Dragon Age Inquisition starts out with a bang…literally. From the start screen, the moment you press a button the location you are seeing literally blows up. This story setup, a magical terrorist attack on a conclave of mages and templar, will set the stage for the rest of the game. As the sole survivor of the attack, you will craft your character in whatever image you like, choose between the mage, rogue, and warrior type classes and then be on your way. The character creation is extremely robust and I was able to craft a character to match exactly what I wanted. I decided to play as a mage because in the world of Dragon Age mages aren’t the most trusted bunch, so I knew I would get an interesting story. The facial features, hair design, voice, etc. are all customizable and you can spend a ton of time tinkering with nobs to get things right. When you finally escape the rabbit hole of character customization, you should have a character that will suite your needs.
In a BioWare game, the story is usually the main drawing point with combat and gameplay sometimes taking a secondary role. That’s a mixed bag with Inquisition. The RPG mechanics are spot on and over the course of the game you’ll be unlocking some awesome skills to increase your power and taking down more powerful enemies with each level you hit. Unfortunately, the combat isn’t very interesting. On a controller, you hold down the RT or R2 for an auto attack. Your skills are all on timers so while auto attacking, you are keeping an eye on the timers to hit them when they are ready. It’s not bad enough to push you away from the experience, it’s just not that interesting. What is interesting though is maneuvering your teammates around the battlefield for the bigger and more complex fights in the game. You don’t need to do this for the usual mobs you find on quests, but take on your first dragon and things change. It looks like BioWare took the strategic gameplay of the first game and meshed it with the more action oriented gameplay of the second and the result was something that is serviceable, but not overly unique. Probably my least favorite portion of the combat system was the removal of healing skills, opting instead, for limited potions that are shared with the entire party. Finding yourself out of potions halfway through an encounter without any supply boxes (which refill your potions) around is grounds for failure. In the future, I hope they scrap this potion choice and re-implement healing spells for mages.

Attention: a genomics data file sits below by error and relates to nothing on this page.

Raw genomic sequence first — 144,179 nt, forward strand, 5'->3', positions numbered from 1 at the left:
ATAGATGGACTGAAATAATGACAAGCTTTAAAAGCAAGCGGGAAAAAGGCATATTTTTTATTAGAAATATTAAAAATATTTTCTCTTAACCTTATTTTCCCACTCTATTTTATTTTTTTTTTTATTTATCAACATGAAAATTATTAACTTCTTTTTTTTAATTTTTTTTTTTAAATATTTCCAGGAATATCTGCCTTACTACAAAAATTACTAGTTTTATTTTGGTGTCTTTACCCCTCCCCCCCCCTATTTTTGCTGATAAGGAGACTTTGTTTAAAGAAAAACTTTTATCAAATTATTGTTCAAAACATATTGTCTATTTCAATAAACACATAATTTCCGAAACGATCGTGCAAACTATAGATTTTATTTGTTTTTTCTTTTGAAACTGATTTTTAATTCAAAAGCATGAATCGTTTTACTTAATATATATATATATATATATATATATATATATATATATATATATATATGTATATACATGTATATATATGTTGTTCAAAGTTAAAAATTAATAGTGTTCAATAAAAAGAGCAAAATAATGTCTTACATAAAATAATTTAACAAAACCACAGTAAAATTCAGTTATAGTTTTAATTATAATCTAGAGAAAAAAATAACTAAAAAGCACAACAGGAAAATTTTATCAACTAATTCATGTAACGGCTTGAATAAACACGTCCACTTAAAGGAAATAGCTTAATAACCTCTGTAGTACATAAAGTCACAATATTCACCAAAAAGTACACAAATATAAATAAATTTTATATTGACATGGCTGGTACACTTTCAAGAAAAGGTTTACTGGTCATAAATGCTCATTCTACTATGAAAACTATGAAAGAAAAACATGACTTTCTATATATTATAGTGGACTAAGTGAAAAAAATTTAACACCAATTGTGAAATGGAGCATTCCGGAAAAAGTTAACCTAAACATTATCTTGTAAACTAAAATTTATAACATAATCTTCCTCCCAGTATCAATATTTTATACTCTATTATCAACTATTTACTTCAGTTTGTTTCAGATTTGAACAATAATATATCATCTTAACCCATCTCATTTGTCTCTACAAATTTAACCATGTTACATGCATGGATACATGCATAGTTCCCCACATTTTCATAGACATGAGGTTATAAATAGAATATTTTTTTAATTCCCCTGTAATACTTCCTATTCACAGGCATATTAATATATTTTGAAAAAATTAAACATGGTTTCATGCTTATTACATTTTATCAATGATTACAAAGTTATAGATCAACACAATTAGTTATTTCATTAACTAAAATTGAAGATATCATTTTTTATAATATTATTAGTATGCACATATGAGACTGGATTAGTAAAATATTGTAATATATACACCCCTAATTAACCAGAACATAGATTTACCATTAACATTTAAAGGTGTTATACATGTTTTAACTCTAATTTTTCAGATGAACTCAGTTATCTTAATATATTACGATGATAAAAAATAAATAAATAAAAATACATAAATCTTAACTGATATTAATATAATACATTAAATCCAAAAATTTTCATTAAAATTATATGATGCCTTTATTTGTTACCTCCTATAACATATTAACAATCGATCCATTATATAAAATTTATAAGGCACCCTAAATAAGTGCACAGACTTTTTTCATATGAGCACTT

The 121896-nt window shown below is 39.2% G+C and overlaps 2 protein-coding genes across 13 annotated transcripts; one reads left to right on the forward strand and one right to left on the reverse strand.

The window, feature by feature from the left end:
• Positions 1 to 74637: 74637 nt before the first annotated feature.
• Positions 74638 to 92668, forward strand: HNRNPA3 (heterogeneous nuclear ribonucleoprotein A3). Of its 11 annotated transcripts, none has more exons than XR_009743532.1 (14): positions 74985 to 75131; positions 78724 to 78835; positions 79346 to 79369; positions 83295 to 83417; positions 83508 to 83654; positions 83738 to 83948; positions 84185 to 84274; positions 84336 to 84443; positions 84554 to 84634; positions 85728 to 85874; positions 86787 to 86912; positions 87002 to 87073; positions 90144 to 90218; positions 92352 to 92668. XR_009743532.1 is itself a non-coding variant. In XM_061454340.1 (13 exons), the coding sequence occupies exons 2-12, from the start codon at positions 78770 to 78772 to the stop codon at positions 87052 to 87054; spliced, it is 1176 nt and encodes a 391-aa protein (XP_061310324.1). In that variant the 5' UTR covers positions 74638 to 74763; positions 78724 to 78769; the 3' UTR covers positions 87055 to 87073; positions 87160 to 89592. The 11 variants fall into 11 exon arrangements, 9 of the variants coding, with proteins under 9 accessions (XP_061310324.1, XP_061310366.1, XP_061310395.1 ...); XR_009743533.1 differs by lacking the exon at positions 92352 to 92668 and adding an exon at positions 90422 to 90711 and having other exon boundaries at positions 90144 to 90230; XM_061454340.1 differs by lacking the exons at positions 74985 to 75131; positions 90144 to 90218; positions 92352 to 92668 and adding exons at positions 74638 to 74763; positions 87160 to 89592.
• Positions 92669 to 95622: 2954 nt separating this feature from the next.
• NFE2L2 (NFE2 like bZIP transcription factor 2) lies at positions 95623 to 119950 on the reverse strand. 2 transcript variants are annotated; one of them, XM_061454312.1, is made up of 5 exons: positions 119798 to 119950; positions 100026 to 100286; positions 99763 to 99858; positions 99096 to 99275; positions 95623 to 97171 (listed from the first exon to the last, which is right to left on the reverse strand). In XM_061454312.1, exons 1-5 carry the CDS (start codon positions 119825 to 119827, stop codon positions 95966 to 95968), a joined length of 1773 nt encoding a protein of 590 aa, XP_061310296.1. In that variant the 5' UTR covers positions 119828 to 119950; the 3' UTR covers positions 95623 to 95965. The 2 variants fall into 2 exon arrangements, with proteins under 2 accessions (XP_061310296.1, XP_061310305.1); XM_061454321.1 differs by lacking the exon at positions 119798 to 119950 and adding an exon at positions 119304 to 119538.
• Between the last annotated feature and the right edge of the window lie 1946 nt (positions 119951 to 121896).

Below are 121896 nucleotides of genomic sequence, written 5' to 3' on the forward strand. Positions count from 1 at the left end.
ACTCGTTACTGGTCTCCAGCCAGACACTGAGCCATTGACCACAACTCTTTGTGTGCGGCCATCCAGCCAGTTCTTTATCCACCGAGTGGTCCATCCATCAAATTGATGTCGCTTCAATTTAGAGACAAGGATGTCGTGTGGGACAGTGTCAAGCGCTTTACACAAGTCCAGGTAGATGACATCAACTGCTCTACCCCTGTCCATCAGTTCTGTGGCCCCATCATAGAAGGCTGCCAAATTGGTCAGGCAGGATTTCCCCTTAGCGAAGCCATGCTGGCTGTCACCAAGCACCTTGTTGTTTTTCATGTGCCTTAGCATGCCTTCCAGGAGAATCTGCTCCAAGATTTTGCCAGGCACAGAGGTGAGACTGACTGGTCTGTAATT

Dragon Age: Inquisition is an excellent game and it’s probably my favorite game of 2014. I’m a huge story driven gamer and this game has it in spades. It’s also an OK game to play around a toddler (most of the time) as there is a lot of dialogue and running around. Fighting scenes aren’t that graphic, but they are still violence. This is a long sprawling game and there are things to do (like the war table that let’s you play a sort of Facebook style waiting game with troops) when your kid is in the room. Everything else can be left for the evening after bed time.
BioWare took what worked in the first two games and combined them into a very good Western RPG with elements of both strategy and action. The epic story and character development is the main course in this game that will easily take you over 80 hours to complete. It’s an investment for sure, and with kids vying for your time, it’s a hard sell to set aside time (at the expense of other games) to see this one through. But, if you’re willing to take the time and play through this game’s story, you absolutely won’t be disappointed. The team at BioWare have crafted an amazing game with serviceable combat and an awesome story that shouldn’t be missed, especially if you have enjoyed other games by BioWare in the past.